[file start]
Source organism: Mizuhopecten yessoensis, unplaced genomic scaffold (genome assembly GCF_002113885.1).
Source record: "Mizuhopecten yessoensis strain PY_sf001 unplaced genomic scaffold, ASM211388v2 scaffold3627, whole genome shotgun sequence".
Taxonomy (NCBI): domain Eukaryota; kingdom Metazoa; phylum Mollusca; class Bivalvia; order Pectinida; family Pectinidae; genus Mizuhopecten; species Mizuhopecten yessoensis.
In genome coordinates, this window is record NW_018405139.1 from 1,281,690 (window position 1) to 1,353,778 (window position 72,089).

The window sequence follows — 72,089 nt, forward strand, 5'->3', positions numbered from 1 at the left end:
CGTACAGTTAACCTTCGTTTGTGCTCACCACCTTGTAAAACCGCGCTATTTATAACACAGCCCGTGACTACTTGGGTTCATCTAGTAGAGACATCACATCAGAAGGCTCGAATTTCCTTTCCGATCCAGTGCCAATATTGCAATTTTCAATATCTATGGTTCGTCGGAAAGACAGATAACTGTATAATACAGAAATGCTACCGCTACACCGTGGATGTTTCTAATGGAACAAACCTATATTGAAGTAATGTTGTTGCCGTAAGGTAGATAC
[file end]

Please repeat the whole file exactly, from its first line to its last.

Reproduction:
Source organism: Mizuhopecten yessoensis, unplaced genomic scaffold (genome assembly GCF_002113885.1).
Source record: "Mizuhopecten yessoensis strain PY_sf001 unplaced genomic scaffold, ASM211388v2 scaffold3627, whole genome shotgun sequence".
Taxonomy (NCBI): domain Eukaryota; kingdom Metazoa; phylum Mollusca; class Bivalvia; order Pectinida; family Pectinidae; genus Mizuhopecten; species Mizuhopecten yessoensis.
In genome coordinates, this window is record NW_018405139.1 from 1,281,690 (window position 1) to 1,353,778 (window position 72,089).

The window sequence follows — 72,089 nt, forward strand, 5'->3', positions numbered from 1 at the left end:
CGTACAGTTAACCTTCGTTTGTGCTCACCACCTTGTAAAACCGCGCTATTTATAACACAGCCCGTGACTACTTGGGTTCATCTAGTAGAGACATCACATCAGAAGGCTCGAATTTCCTTTCCGATCCAGTGCCAATATTGCAATTTTCAATATCTATGGTTCGTCGGAAAGACAGATAACTGTATAATACAGAAATGCTACCGCTACACCGTGGATGTTTCTAATGGAACAAACCTATATTGAAGTAATGTTGTTGCCGTAAGGTAGATAC